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When we think we can eliminate mistakes, we are often working from a perspective that sees the world as a fixed place. The world, however, is not so obliging. Like it or not, the world, and everything in it, is constantly changing.

Change is more constant and pervasive than we can see with our own eyes which is why we often miss it. Our bodies are constantly changing. The natural conditions of the earth change constantly as well. Everything, including economic and cultural systems have life cycles. Everything is in a constant state of flux.

We cannot see all of the changes going on around us since rates of change vary. Unfortunately, when we try to create a feeling of certainty and solidity in our lives or operate from the illusion of stability and order, we are fighting reality and our natural evolution which is built on adapting to change.

It is better to continually bend into this reality rather than fight every change we experience. Fighting it can cause us to make more mistakes. Finding the benefits in change can be useful and help us minimize unnecessary mistakes.

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Lessons Learned from Making Mistakes

Life has so many uncertainties and variables that mistakes are inevitable. Fortunately, there are many things you can learn from making mistakes.

Here is a list of ways to harness the mistakes you make for your benefit.

  1. Point us to something we did not know.
  2. Reveal a nuance we missed.
  3. Deepen our knowledge.
  4. Tell us something about our skill levels.
  5. Help us see what matters and what does not.
  6. Inform us more about our values.
  7. Teach us more about others.
  8. Let us recognize changing circumstances.
  9. Show us when someone else has changed.
  10. Keep us connected to what works and what doesn’t work.
  11. Remind us of our humanity.
  12. Spur us to want to better work which helps us all.
  13. Promote compassion for ourselves and others.
  14. Teach us to value forgiveness.
  15. Help us to pace ourselves better.
  16. Invite us to better choices.
  17. Can teach us how to experiment.
  18. Can reveal a new insight.
  19. Can suggest new options we had not considered.
  20. Can serve as a warning.
  21. Show us hidden fault lines in our lives which can lead us to more productive arrangements.
  22. Point out structural problems in our lives.
  23. Prompt us to learn more about ourselves.
  24. Remind us how we are like others.
  25. Make us more humble.
  26. Help us rectify injustices in our lives.
  27. Show us where to create more balance in our lives.
  28. Tell us when the time to move on has occurred.
  29. Reveal where our passion is and where it is not.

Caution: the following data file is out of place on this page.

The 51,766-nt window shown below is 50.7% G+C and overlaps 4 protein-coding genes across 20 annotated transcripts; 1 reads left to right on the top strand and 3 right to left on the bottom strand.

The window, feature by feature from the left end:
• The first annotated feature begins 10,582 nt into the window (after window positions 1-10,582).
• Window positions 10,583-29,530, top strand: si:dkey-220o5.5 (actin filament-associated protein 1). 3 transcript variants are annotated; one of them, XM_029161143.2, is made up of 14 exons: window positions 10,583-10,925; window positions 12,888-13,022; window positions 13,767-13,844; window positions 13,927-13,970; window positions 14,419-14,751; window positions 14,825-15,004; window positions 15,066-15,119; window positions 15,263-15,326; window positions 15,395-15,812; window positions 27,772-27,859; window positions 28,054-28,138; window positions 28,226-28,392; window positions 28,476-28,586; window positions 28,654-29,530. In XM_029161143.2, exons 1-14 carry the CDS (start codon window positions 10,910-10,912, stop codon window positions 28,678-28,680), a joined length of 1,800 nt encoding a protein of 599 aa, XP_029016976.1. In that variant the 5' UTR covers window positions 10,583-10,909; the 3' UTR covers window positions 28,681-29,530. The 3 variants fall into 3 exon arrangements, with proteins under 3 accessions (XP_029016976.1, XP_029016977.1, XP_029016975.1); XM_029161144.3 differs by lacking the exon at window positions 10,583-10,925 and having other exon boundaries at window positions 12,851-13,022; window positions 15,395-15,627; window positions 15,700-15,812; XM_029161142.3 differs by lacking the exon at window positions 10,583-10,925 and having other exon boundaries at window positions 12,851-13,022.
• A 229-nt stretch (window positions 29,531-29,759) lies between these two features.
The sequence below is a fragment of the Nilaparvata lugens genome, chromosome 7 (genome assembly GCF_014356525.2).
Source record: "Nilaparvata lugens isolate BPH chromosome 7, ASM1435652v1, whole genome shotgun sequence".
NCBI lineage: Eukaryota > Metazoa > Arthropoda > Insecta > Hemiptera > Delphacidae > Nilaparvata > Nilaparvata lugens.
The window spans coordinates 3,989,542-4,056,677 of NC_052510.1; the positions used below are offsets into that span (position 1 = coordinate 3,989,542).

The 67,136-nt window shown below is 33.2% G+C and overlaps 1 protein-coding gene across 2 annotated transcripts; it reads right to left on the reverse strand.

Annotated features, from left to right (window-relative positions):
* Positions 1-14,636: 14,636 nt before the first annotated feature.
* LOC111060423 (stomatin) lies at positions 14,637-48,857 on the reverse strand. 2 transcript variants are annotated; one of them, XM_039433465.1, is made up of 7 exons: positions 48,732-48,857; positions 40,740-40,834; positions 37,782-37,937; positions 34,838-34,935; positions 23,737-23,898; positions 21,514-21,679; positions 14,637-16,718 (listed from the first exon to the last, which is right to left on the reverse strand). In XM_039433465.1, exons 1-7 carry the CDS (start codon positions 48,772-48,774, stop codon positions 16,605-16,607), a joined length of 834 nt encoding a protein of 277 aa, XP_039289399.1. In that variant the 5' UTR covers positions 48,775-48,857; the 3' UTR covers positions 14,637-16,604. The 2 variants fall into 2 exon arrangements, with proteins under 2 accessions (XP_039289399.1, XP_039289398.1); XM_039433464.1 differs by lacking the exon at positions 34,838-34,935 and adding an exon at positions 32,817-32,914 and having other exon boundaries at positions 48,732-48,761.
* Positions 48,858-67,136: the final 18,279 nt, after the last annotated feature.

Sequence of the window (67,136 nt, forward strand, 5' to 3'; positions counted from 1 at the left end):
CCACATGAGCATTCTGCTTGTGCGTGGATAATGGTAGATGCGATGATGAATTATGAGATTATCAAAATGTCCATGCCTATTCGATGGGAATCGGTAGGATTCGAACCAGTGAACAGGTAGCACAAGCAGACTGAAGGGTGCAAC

30. Expose our true feelings.
  31. Bring out problems in a relationship.
  32. Can be a red flag for our misjudgments.
  33. Point us in a more creative direction.
  34. Show us when we are not listening.
  35. Wake us up to our authentic selves.
  36. Can create distance with someone else.
  37. Slow us down when we need to.
  38. Can hasten change.
  39. Reveal our blind spots.
  40. Are the invisible made visible.

Reframe Reality to Handle Mistakes More Easily

The secret to handling mistakes is to:

  • Expect them as part of the process of growth and development.
  • Have an experimental mindset.
  • Think in evolutional rather than fixed terms.

When we accept change as the natural structure of the world, our vulnerability and humanness lets us work with the ebb and flow of life.

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When we recognize the inevitability of mistakes as part of the ongoing experiment which life is, then we can relax more. In doing so we may make fewer of them.

It also helps to keep in mind that trial and error is an organic natural way of living. It is how we have evolved over time. It is better to be with our natural evolution than to fight it and make life harder.

When we adopt an evolutional mindset and see ourselves as part of the ongoing human experiment, we can appreciate that all that has been built up over time which includes the many mistakes our ancestors have made over thousands of years. Each one of us today is a part of that human tradition of learning and experimenting,

Mistakes are part of the trial and error, experimental nature of life. The more you adopt the experimental, evolutional frame, the easier it becomes to handle mistakes.

Handling mistakes well can help you relax and enjoy all aspects of life more.

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Featured photo credit: Sarah Kilian via unsplash.com